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Emerging markets: doing business in Latin America.

An industry expert from Brazil discusses the exciting opportunities - and challenges - that await as Latin American markets open up to the world.

Doing business in Latin America, and particularly in Brazil, has changed quite drastically in recent years. A few years ago military and nationalistic governments established high customs barriers in order to protect national industry and attempt to create a strong industrial infrastructure.

In some areas this method helped, but in others it had the opposite effect: Rather than helping industry improve through new technologies and by emulating the progress seen in highly developed countries, it proved to be a way to avoid competition and keep alive unproductive industries.

In recent times, Latin America has experienced a wave of democratization and open-mindedness in government, and many countries have started to see the world in a new way. Today, the direction of these governments is toward a free market, modernization, globalization, monetary stability, etc.

Moreover, the establishment of common market areas such as the North American Free Trade Agreement (US, Canada, Mexico) and Mercosul (a similar agreement among Brazil, Argentina, Uruguay, and Paraguay) are greatly affecting business activities in Americas.

The first attempt to establish a common market in South America was in March 1991, and, by the end of 1994, it was working quite well.

The success of Mercosul attracted other countries of Latin America that are showing a great interest in joining it. Recently, Chile took the first step toward entering, and Colombia, Venezuela, and others will likely soon join.

Good and Bad Consequences

The sudden opening of the markets in Latin America, and particularly in Brazil, where I live and face the daily problems, has produced both good and bad consequences.

For example, toy, textile, clothes industries, and more are facing fierce competition, mainly from Asiatic countries. The plus side of that situation is that the products of those industries are on the market with very low prices, so the consumer is benefiting. The price the Latin American countries are paying for that situation in terms of the shutdown of industries and unemployment is not well known yet.

I would like to emphasize the positive side of the new picture in Latin America. The best organized companies, ranging from very small to very large, began to modernize a few years ago in preparation for foreign competition. Those companies are now able to face today's situation and to compete abroad as equals.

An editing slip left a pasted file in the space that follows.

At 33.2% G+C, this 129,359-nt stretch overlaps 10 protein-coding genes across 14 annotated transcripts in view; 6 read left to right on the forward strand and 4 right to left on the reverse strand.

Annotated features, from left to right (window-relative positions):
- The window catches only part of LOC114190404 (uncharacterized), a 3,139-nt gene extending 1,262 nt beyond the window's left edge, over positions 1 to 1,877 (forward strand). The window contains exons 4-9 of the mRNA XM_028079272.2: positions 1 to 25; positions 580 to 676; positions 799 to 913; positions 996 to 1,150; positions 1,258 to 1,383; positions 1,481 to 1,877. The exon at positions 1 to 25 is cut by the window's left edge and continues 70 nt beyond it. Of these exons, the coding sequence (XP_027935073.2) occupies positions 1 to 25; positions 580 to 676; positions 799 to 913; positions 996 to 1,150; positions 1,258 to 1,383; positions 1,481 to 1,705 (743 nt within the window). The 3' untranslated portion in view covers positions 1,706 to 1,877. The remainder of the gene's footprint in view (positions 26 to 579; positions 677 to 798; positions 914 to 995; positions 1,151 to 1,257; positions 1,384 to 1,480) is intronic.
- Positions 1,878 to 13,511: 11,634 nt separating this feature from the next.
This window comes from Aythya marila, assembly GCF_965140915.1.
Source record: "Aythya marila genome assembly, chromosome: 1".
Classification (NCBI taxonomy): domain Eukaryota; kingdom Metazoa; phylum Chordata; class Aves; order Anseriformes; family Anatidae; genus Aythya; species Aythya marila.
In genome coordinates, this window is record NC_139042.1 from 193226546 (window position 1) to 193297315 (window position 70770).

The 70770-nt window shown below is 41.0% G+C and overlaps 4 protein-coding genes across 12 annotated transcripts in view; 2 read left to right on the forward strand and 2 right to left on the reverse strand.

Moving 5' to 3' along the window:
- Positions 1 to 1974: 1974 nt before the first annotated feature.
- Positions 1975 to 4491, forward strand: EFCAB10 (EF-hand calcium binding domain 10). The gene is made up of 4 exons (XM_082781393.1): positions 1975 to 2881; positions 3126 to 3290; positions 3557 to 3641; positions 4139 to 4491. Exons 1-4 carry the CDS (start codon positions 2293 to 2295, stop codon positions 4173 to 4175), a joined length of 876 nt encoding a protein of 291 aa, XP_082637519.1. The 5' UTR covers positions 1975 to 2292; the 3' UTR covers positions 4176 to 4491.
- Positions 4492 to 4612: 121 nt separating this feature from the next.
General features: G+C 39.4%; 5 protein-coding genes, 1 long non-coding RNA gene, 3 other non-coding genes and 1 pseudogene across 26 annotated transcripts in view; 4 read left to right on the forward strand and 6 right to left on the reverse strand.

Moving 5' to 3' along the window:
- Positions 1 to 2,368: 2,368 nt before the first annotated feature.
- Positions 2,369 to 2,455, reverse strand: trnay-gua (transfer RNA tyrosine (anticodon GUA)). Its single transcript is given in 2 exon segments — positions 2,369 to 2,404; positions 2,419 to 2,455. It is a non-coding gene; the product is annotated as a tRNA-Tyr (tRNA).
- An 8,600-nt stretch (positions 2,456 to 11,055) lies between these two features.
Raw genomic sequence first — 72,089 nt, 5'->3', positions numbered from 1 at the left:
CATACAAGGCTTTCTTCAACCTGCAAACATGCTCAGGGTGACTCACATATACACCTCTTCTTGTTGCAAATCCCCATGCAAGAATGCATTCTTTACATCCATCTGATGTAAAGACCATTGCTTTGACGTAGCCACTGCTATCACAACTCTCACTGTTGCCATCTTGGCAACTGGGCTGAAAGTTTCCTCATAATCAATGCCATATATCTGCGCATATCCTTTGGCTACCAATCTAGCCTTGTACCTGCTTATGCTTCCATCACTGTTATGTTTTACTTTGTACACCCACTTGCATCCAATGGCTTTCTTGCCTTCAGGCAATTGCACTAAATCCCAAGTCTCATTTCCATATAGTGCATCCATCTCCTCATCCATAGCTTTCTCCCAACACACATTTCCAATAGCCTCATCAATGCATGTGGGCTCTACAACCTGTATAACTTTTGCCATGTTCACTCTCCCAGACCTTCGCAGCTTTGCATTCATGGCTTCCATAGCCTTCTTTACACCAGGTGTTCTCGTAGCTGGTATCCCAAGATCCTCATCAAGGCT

What is happening now is a quick transformation of the business community in terms of foreign trade. Industries that until a few months ago were only producing and selling their own products are growing with the commercialization of imported products, in most cases in joint ventures with the exporter. The products are in the same line but are of a higher quality and are produced with more speed and versatility.

A Radical Revolution

Time magazine recently organized a panel with six experts from major Latin American countries to discuss and analyze the economic and business trends in the area.

The Brazilian panelist, Carlos Langoni, said, "The opening up of Brazil's economy is a radical revolution, a watershed, a break with the past."

With this in mind, we can say, without doubt, that the opening of the markets in Latin America and Brazil are irreversible, and the ways to do business in the area have changed for good as well.

To take advantage of the age of globilization, the best way to do business is through the establishment of multinational enterprises. That is true not only for big corporations but for small and mid-size companies as well.

Many new opportunities are opening up in almost all industries. The easiest way to begin is to find a good partner in the same specialty and work together. There are already several successful new small businesses all over Brazil and Latin America. Keep in mind one great advantage: Once you are established in one of the Mercosul countries, the markets of all four countries are open.

There is a difference between what happened in the past and what is happening now: In the past companies wanted to establish themselves in Latin America in order to enter a closed market and take advantage of the existing protection. Today, participating in the Latin American market gives you the advantage of a two-way flow of goods.

In summary, these are exciting and challenging times as Latin American markets open up. For the American businessman, in particular, things look promising, because he already understands the meaning of free trade, competition, a stable economy, and, of course, hard work.

Pery Bomeisel has many outstanding credentials in the converting/packaging industries. Among them, he serves as the Converting Machinery/Materials Exposition (CMM) general manager of Blenheim's Sao Paulo, Brazil, office.

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